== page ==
Protect care workers graphic
Protect care workers graphic

Social care workers in residential homes and delivering care in the homes of the vulnerable and sick go to work in fear. The South Coast Coronavirus Action Committee is concerned that workers have inadequate Personal Protective Equipment (PPE) and training how use what they do have.


Councillor Cal Corkery, the Labour representative on the Employment Committee said:


“Health and social care workers are putting their lives on the line to look after the sick and vulnerable. They deserve our full support and that means ensuring they have the equipment necessary to do their job safely. The national PPE guidance does not go nearly far enough and I believe this is a way to try and manage insufficient stocks. It is shocking that even this weak guidance does not appear to be being followed in some workplaces and the council must urgently ensure that all care homes in the city are doing everything they can to protect workers and residents.” 


Portsmouth trades council believe the PPE Guidance from Public Health England is complicated and some social care employers are not following it. Given current levels of infection and that the COVID-19 virus can be passed on by people without symptoms, they argue that there is ‘sustained transmission’ in many social care working environments. PPE is to protect people being care for as well as care staff.


Chair of the Portsmouth Trades Council Jon Woods said: “The failure of this government adequately prepare for a pandemic which has been predicted for years is a national scandal. Desperate attempts to get supplies of surgical masks, eye protection, gloves, aprons and protective clothing are shambolic. Government guidance is to an increasing extent driven by availability of PPE. As a result social care workers are putting their lives on the line every time they go to work without the necessary safety equipment” 


The following was sent on 20 April from a health care assistant in a private nursing home in Portsmouth who asked to remain anonymous:


“I feel worried, well to be honest, scared, working in a nursing home. I am worried that I will pass Coronavirus to the vulnerable residents. Until this weekend we had no PPE, apart from what we normally use, aprons and gloves. We have now been given very good mouth/nose masks, but we are only allowed one mask per 12-hour shift. As we move from resident to resident, I think we should have one mask per resident, as we do with aprons and gloves. We do not have face visors so our eyes are not protected.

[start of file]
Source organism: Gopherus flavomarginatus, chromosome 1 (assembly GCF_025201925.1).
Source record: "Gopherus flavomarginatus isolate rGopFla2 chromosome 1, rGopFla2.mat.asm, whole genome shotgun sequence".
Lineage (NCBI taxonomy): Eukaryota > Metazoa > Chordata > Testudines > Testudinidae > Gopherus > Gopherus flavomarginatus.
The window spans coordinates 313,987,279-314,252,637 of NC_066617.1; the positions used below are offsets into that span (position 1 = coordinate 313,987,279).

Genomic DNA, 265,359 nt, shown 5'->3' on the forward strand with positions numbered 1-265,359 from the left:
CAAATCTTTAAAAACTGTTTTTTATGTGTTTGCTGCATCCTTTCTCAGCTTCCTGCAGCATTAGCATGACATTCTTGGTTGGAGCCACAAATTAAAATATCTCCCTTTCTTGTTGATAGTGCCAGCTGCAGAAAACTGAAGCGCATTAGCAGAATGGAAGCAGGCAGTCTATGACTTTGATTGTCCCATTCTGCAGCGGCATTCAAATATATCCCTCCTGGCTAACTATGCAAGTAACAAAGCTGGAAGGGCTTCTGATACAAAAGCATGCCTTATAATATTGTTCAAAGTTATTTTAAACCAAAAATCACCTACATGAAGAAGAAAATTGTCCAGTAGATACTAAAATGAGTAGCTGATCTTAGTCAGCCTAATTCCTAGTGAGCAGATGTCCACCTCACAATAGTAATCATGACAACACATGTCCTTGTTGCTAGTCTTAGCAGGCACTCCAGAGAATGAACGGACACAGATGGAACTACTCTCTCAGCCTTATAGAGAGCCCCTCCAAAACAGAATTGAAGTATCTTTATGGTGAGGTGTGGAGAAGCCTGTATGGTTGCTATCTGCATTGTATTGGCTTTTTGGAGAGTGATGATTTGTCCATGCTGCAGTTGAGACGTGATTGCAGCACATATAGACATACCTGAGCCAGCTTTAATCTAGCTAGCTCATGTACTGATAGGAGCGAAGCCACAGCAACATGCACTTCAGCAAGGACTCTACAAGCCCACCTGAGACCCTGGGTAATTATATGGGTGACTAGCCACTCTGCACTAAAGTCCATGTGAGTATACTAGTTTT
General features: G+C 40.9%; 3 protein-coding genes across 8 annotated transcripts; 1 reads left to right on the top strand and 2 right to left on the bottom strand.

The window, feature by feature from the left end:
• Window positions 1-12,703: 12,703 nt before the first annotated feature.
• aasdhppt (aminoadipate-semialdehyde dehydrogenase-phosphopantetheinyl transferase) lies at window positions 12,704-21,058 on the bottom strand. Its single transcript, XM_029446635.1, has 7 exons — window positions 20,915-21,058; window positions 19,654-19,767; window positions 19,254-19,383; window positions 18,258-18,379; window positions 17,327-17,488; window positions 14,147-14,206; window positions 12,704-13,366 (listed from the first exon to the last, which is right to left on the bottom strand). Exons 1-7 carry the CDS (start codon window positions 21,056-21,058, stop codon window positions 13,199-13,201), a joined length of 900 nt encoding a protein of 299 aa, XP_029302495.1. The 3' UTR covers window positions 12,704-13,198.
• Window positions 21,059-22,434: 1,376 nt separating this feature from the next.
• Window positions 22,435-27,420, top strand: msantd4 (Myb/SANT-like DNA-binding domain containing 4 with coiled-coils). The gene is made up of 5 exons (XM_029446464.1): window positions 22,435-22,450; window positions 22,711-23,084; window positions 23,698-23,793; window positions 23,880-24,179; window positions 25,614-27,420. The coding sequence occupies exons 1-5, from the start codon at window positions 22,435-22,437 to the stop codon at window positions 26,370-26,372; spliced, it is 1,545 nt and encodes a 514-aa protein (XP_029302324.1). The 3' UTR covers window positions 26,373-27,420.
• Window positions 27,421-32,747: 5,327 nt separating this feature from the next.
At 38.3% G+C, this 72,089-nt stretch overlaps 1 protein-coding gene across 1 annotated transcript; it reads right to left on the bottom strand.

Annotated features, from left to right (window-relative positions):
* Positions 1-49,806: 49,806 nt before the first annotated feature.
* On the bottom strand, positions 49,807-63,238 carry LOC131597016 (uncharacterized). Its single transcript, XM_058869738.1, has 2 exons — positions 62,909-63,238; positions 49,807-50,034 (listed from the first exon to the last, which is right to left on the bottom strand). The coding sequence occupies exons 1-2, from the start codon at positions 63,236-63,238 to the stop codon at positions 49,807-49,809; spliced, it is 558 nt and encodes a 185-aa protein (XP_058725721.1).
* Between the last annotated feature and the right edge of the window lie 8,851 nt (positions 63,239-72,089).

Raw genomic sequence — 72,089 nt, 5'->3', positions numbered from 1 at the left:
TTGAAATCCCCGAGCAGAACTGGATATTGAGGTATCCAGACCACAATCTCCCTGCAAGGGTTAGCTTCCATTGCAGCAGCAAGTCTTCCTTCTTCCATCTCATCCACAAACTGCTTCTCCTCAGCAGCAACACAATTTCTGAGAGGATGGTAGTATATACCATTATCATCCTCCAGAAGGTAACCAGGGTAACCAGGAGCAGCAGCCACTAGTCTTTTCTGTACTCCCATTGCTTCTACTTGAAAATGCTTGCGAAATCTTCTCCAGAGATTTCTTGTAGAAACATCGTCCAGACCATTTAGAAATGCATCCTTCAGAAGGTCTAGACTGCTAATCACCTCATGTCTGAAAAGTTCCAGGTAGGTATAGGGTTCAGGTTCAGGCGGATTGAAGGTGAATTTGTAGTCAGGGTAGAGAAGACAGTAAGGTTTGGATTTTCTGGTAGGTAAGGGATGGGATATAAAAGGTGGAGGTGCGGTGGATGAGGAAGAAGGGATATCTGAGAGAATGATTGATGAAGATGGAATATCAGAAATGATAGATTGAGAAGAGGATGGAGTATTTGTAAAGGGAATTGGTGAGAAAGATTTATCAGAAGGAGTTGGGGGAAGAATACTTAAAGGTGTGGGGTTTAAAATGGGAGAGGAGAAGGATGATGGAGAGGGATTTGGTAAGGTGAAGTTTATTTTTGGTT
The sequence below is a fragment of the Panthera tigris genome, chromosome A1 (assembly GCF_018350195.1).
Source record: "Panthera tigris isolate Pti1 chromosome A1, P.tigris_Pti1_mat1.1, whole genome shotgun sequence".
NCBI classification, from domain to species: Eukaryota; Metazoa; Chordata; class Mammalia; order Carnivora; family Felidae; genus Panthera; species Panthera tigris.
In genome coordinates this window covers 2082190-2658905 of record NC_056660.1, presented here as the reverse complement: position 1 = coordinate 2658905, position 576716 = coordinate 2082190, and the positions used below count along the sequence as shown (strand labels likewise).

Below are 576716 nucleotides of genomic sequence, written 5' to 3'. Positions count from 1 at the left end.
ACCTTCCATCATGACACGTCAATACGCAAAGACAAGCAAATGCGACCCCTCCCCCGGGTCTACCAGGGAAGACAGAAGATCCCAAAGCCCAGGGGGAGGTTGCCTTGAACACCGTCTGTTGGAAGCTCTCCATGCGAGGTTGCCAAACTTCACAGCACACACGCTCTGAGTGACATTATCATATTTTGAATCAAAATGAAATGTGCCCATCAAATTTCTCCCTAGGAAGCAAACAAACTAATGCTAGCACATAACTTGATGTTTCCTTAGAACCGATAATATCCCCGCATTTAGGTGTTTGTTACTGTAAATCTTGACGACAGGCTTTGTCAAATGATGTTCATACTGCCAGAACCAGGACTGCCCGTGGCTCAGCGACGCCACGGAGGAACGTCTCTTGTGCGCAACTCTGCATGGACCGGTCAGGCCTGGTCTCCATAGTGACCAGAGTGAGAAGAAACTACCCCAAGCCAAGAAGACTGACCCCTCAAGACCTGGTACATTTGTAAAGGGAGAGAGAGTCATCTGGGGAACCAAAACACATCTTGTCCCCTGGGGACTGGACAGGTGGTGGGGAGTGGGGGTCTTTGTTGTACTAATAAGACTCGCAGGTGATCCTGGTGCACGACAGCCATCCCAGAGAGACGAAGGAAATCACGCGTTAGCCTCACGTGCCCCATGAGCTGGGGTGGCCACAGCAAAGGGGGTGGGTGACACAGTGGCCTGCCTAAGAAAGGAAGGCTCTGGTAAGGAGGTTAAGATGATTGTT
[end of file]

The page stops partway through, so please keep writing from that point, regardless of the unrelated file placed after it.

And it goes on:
It is voluntary to wear the facemask and I have been bullied, picked on and laughed at by members of staff including management. As well as being scared for the residents, I am scared for myself. I am a grandmother and I want to see my grandkids grow up. I haven’t seen them for weeks.I have never seen a nurse wearing a facemask at work.


I don’t feel that the situation is being taken seriously by the government or by the nursing home. Some residents who have dementia spit at me during personal care and my eyes are unprotected. I feel that we should be given visors before the nursing home has confirmed cases of Corona virus, not afterwards.”


Some social care employers say that if personal care is being delivered to people not showing COVID-19 symptoms they do not need fluid resistant face mask and eye protection. Yet government guidance clearly states where there is sustained transmission of COVID-19 and the person being cared for is not showing any symptoms that ‘Where staff consider there is a risk to themselves or the individuals they are caring for they should wear a fluid repellent surgical mask with or without eye protection as determined by the individual staff member for the care episode/single session’


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